Nevada remains among about two dozen states that hold contested judicial elections.
A number of judicial incumbents failed to attract challengers this cycle, leaving two state Supreme Court justices and the three members of the state Court of Appeals all unopposed. The Clark County ballot features just two races for District Court and four campaigns for Las Vegas Justice Court.
In District Court Department 20, Judge Eric Johnson faces Anat Levy. Gov. Brian Sandoval appointed Johnson, a federal prosecutor for 20 years, to the bench in May 2015. Since then, Judge Johnson has handled a number of high-profile cases, upholding the constitutionality of the ambitious school choice plan lawmakers endorsed last session. Judge Johnson touts his “breadth of knowledge” and says it’s vital to “take time” and “listen” to both sides.
Anat Levy has an extensive legal background built on 29 years in practice, mostly in California. She has the experience to be a respected and successful jurist, but Judge Johnson has done an excellent job during his limited tenure and we see no reason for his ouster. Eric Johnson deserves to be re-elected.
In District Court Department 15, Judge Joe Hardy Jr. is running against Bruce Gale. Judge Hardy is facing voters for the first time after receiving an appointment last year to fill a vacancy on the bench. He has a strong disposition for transparency and an aversion to the increasingly common practice of sealing records. His goal, he says, is to be “fair and impartial to everyone.”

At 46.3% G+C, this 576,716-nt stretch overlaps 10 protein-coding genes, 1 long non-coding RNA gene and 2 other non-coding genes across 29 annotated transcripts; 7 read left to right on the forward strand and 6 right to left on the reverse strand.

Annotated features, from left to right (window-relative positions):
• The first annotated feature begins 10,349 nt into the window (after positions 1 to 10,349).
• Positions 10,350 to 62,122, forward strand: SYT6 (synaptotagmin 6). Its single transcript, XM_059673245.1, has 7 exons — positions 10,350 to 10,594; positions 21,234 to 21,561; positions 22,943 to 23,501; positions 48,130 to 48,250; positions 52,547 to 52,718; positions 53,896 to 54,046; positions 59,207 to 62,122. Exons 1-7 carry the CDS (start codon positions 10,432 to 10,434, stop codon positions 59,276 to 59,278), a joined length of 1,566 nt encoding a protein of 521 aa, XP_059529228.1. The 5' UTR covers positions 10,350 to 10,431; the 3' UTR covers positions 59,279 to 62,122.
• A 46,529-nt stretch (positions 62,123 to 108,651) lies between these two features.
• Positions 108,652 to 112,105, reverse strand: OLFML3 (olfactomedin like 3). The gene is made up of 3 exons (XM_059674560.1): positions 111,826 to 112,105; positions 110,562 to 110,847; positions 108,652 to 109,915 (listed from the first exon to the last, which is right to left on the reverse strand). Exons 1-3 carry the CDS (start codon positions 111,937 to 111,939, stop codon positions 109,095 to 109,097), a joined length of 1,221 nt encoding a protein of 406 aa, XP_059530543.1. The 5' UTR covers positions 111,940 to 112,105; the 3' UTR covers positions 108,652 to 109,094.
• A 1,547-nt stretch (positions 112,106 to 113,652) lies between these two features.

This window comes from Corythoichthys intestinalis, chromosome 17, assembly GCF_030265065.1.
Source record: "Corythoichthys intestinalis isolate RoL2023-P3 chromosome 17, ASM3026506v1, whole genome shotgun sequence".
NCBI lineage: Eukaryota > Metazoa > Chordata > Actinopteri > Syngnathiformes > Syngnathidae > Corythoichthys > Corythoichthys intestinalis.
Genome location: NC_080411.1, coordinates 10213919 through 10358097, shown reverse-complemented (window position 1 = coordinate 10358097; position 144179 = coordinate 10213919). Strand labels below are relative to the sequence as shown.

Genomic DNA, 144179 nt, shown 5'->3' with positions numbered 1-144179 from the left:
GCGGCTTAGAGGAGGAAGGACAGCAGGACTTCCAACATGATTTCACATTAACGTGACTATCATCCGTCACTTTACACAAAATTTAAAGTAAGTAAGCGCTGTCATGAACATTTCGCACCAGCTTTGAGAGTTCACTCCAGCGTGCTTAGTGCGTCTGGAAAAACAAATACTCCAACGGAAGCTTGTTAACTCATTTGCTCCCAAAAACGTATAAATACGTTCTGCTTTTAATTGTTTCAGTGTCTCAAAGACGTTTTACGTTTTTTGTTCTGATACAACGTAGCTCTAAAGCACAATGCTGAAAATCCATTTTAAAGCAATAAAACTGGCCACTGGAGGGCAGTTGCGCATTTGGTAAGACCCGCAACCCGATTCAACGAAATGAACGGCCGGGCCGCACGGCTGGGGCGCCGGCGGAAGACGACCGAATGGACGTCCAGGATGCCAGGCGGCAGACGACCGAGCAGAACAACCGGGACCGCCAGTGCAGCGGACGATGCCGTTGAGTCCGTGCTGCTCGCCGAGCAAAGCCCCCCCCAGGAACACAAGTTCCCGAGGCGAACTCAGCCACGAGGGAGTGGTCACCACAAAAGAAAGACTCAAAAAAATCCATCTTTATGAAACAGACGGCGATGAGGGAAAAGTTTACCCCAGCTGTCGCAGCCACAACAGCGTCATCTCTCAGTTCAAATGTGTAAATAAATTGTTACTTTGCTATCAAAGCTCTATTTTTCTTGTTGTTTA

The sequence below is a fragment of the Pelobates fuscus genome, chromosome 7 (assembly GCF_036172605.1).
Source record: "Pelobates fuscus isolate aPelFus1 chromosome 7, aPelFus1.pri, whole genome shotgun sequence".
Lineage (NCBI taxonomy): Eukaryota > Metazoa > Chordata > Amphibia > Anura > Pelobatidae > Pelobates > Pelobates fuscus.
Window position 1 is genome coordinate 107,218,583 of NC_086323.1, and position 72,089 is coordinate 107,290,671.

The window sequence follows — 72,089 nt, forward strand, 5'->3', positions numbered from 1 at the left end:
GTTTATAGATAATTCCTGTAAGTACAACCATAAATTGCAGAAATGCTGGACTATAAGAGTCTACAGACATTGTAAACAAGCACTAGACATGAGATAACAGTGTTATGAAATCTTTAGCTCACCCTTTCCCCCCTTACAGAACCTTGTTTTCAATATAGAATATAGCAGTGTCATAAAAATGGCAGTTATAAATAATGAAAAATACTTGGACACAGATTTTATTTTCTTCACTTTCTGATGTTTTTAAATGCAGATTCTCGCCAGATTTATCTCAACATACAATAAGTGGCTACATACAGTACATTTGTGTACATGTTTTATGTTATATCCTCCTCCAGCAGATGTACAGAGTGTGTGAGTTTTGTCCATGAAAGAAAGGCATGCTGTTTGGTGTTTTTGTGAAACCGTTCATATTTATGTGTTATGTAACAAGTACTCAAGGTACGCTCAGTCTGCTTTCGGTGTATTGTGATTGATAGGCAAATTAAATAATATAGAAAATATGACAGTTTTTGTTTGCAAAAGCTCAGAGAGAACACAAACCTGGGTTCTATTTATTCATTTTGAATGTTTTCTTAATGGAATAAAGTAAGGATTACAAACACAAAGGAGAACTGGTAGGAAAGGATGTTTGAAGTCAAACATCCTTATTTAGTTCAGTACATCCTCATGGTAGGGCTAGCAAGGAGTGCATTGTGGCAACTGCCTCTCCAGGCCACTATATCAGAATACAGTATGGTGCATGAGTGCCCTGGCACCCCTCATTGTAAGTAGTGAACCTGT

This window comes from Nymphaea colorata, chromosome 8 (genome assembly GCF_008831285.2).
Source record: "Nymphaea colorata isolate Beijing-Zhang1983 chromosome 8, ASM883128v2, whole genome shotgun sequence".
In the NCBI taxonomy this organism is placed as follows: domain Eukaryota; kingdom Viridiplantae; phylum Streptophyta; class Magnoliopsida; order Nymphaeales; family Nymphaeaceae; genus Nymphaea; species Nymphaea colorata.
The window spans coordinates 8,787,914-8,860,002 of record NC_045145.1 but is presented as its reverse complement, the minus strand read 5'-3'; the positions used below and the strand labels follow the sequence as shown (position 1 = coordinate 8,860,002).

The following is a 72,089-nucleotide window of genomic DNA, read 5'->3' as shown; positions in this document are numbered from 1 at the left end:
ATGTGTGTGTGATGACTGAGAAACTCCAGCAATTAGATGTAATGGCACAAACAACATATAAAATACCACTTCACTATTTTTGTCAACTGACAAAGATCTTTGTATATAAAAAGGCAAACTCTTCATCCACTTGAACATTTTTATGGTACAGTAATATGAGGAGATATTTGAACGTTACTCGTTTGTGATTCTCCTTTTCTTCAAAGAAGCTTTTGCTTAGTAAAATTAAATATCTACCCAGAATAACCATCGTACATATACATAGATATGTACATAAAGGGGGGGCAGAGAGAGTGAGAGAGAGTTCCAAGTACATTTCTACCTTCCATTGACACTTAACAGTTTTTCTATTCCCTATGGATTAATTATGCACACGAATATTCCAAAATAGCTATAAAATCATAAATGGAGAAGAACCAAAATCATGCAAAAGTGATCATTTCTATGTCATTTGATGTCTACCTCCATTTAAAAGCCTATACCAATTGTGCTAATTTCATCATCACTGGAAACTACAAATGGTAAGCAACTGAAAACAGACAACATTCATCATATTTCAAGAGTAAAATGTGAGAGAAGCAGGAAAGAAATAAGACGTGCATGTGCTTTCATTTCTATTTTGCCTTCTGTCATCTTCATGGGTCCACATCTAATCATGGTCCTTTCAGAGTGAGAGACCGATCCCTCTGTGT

Mr. Gale has almost 30 years of legal experience and has run unsuccessfully for judicial office more than a half dozen times. He’s an affable, energetic fellow but offers no compelling reason why Judge Hardy should be returned to private practice. We recommend a vote for Joe Hardy Jr.
Las Vegas Justice Court handles felony arraignments and preliminary hearings in addition to most misdemeanors.
In Justice Court Department 3, challenger Harmony Letizia seeks to replace incumbent Janiece Marshall. Ms. Letizia, a public defender, has long ties to the community and is an excellent fund raiser. But Judge Marshall has six years of experience on the bench and has been a strong advocate for programs that divert low-level offenders into counseling and vocational training designed to reduce recidivism. We recommend a vote for Janiece Marshall.
In Justice Court Department 6, incumbent Bita Yeager deserves to be re-elected over challenger Rebecca Kern, who is barely a decade out of law school.
In Justice Court Department 7, incumbent Karen Bennett faces a challenge from Vinny Ginn. Judge Bennett has a reputation for being overly sympathetic to criminal defendants. Mr. Ginn has been both a city prosecutor and a defense attorney and says the only thing he can promise is to be “fair and just.” Vinny Ginn is our choice in this race.
Finally, in Justice Court Department 13, incumbent Suzan Baucum’s experience and temperament makes her the clear choice over public defender Shana Bachman.